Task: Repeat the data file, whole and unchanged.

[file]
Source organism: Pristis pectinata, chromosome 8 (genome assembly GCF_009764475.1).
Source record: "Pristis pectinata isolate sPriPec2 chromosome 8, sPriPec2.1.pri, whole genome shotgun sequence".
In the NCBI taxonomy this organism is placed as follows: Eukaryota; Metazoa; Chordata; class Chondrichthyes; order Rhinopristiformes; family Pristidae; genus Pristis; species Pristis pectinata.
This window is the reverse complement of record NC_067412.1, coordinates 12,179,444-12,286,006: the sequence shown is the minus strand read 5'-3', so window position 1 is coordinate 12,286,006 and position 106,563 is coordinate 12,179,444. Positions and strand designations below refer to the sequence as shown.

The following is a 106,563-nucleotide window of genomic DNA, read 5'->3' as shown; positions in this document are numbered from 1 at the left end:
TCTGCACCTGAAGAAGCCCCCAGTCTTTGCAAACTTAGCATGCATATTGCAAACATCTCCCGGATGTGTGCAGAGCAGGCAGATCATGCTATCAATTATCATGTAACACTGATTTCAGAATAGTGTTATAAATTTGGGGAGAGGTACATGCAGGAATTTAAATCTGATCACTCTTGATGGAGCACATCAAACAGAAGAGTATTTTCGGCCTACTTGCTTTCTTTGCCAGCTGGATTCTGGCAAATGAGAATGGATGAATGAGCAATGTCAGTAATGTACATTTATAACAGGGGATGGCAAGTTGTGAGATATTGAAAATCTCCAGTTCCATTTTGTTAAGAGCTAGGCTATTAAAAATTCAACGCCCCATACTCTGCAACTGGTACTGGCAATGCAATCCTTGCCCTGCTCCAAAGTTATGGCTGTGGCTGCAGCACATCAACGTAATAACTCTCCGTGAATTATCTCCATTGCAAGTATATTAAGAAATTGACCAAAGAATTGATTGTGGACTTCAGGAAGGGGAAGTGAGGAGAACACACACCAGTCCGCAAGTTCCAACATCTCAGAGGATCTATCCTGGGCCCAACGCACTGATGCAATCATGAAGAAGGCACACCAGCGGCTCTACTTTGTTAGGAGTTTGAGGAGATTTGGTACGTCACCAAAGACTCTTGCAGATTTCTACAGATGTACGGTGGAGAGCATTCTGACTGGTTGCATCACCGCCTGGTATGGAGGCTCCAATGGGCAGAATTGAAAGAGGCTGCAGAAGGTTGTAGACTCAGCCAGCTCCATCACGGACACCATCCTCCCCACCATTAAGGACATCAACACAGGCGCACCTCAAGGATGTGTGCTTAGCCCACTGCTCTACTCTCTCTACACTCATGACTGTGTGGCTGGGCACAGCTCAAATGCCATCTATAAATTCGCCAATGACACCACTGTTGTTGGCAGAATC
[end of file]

Source organism: Pristis pectinata, chromosome 8 (genome assembly GCF_009764475.1).
Source record: "Pristis pectinata isolate sPriPec2 chromosome 8, sPriPec2.1.pri, whole genome shotgun sequence".
In the NCBI taxonomy this organism is placed as follows: Eukaryota; Metazoa; Chordata; class Chondrichthyes; order Rhinopristiformes; family Pristidae; genus Pristis; species Pristis pectinata.
This window is the reverse complement of record NC_067412.1, coordinates 12,179,444-12,286,006: the sequence shown is the minus strand read 5'-3', so window position 1 is coordinate 12,286,006 and position 106,563 is coordinate 12,179,444. Positions and strand designations below refer to the sequence as shown.

The following is a 106,563-nucleotide window of genomic DNA, read 5'->3' as shown; positions in this document are numbered from 1 at the left end:
TCTGCACCTGAAGAAGCCCCCAGTCTTTGCAAACTTAGCATGCATATTGCAAACATCTCCCGGATGTGTGCAGAGCAGGCAGATCATGCTATCAATTATCATGTAACACTGATTTCAGAATAGTGTTATAAATTTGGGGAGAGGTACATGCAGGAATTTAAATCTGATCACTCTTGATGGAGCACATCAAACAGAAGAGTATTTTCGGCCTACTTGCTTTCTTTGCCAGCTGGATTCTGGCAAATGAGAATGGATGAATGAGCAATGTCAGTAATGTACATTTATAACAGGGGATGGCAAGTTGTGAGATATTGAAAATCTCCAGTTCCATTTTGTTAAGAGCTAGGCTATTAAAAATTCAACGCCCCATACTCTGCAACTGGTACTGGCAATGCAATCCTTGCCCTGCTCCAAAGTTATGGCTGTGGCTGCAGCACATCAACGTAATAACTCTCCGTGAATTATCTCCATTGCAAGTATATTAAGAAATTGACCAAAGAATTGATTGTGGACTTCAGGAAGGGGAAGTGAGGAGAACACACACCAGTCCGCAAGTTCCAACATCTCAGAGGATCTATCCTGGGCCCAACGCACTGATGCAATCATGAAGAAGGCACACCAGCGGCTCTACTTTGTTAGGAGTTTGAGGAGATTTGGTACGTCACCAAAGACTCTTGCAGATTTCTACAGATGTACGGTGGAGAGCATTCTGACTGGTTGCATCACCGCCTGGTATGGAGGCTCCAATGGGCAGAATTGAAAGAGGCTGCAGAAGGTTGTAGACTCAGCCAGCTCCATCACGGACACCATCCTCCCCACCATTAAGGACATCAACACAGGCGCACCTCAAGGATGTGTGCTTAGCCCACTGCTCTACTCTCTCTACACTCATGACTGTGTGGCTGGGCACAGCTCAAATGCCATCTATAAATTCGCCAATGACACCACTGTTGTTGGCAGAATC